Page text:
Dow slides 300 points as US tariffs on Mexico amplify trade fears
US stocks slumped on Friday after President Donald Trump opened another front in the trade war.
The Dow declined 300 points, or 1.2%, on Friday morning following Trump’s threat to impose tariffs on Mexico. The S&P 500 fell 1.2% and the Nasdaq lost 1.3%
Wall Street was already under heavy pressure in recent weeks due to fears about the escalating trade battle with China.
Trump’s tariff threat on Thursday evening against Mexico, one of America’s largest trading partners, only amplifies investor worries about how trade tensions will disrupt business and slow global economic growth.
“This is just the latest worry to put on the fire for investors,” Ryan Detrick, senior market strategist at LPL Financial, wrote in a note to clients. “The big question at the end of the day though is can we really fight two trade wars at the same time?”
Auto makers, which rely on Mexico as a vital part of their supply chain, retreated. Fiat Chrysler lost 5%, while General Motors declined 4% and Ford lost 3%.
Trump said the United States will impose a 5% tariff on all Mexican imports starting on June 10, as a punishment for illegal immigrants crossing the Mexican border into the United States. The White House indicated the tariff would increase by increments of 5 percentage points each month until it reaches 25% in October.
Some analysts expressed alarm that Trump is imposing tariffs in response to immigration problems, not economic or trade ones.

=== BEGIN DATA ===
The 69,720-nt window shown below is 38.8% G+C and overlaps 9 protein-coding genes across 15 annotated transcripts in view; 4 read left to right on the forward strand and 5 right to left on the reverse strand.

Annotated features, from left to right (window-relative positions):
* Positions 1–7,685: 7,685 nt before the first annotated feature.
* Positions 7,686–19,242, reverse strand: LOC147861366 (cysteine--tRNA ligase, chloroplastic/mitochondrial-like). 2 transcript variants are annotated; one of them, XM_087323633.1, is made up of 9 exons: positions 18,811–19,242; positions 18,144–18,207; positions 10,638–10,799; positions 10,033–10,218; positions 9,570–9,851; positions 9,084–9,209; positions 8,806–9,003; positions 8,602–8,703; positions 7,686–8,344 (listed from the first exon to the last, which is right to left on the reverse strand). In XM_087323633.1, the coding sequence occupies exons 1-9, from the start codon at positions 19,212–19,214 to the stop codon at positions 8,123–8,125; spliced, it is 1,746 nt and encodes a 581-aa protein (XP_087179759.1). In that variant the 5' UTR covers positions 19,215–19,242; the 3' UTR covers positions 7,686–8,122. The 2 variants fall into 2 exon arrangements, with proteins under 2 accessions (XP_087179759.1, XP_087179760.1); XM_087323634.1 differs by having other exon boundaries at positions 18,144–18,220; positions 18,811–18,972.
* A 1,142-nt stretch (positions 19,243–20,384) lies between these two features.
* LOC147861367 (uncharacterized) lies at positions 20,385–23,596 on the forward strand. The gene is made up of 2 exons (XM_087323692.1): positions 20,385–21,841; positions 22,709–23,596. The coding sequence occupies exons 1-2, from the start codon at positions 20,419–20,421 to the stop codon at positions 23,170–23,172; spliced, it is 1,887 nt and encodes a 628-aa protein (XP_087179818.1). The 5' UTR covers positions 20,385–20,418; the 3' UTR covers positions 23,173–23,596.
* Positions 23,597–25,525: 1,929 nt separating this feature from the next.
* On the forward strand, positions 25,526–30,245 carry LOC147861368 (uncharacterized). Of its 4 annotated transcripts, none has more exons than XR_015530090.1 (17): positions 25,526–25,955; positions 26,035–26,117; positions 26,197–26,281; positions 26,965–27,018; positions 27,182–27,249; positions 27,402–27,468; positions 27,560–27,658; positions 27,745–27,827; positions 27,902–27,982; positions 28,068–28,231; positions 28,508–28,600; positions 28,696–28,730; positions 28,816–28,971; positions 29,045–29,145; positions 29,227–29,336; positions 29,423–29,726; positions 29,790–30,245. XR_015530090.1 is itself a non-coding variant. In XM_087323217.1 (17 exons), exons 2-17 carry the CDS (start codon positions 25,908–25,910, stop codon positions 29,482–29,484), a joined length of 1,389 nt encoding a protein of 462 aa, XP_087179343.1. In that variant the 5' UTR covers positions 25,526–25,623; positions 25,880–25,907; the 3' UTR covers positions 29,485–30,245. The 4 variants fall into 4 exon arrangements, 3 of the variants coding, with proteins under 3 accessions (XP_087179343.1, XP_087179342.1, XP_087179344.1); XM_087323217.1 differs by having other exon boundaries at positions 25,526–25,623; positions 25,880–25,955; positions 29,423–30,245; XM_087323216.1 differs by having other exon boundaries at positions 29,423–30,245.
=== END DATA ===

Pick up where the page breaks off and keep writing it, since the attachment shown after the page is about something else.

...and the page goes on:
“Tariffs can be thrown around as an economic bomb for anything now,” Peter Boockvar, chief investment officer at Bleakley Advisory Group, wrote in a note to clients. “Global growth rates will only continue to suffer.”
The tariffs on Mexico will be “highly disruptive,” Goldman Sachs analyst Alec Phillips wrote in a note to investors Friday. The threat sent the Mexican peso plunging more than 3% against the US dollar.
Many US companies — including Ford and Walmart — rely on the country as a central part of their supply chains.
The country is also a regional manufacturing hub for Japanese, South Korean and German automakers that assemble cars in Mexico and ship many of them to the United States. Shares in Mazda and plunged more than 7%, while losses for Toyota, Honda, Nissan and Volkswagen reached 3% or more.
The broadside comes at a delicate time in global financial markets.
The Dow is on track to close lower this week, for the sixth week in a row. That would be the worst losing streak since the summer of 2011. With one trading session left, the Dow has fallen nearly 5.4% in May. The last time stocks fell in May was in 2012, when the Dow fell 6.2%. This has been the worst month since December, when the Dow fell about 8.7%
US stocks have slumped and bond yields have plunged in part because of worries about the escalating trade war between the United States and China. Investors fear the tit-for-tat tariffs — and threats of non-tariff retaliation — will slow economic growth, dent consumer confidence and derail business investment.
Imposing tariffs on Mexico may only exacerbate those trade concerns. The US Chamber of Commerce has estimated that about 6 million US jobs depend on trade with Mexico.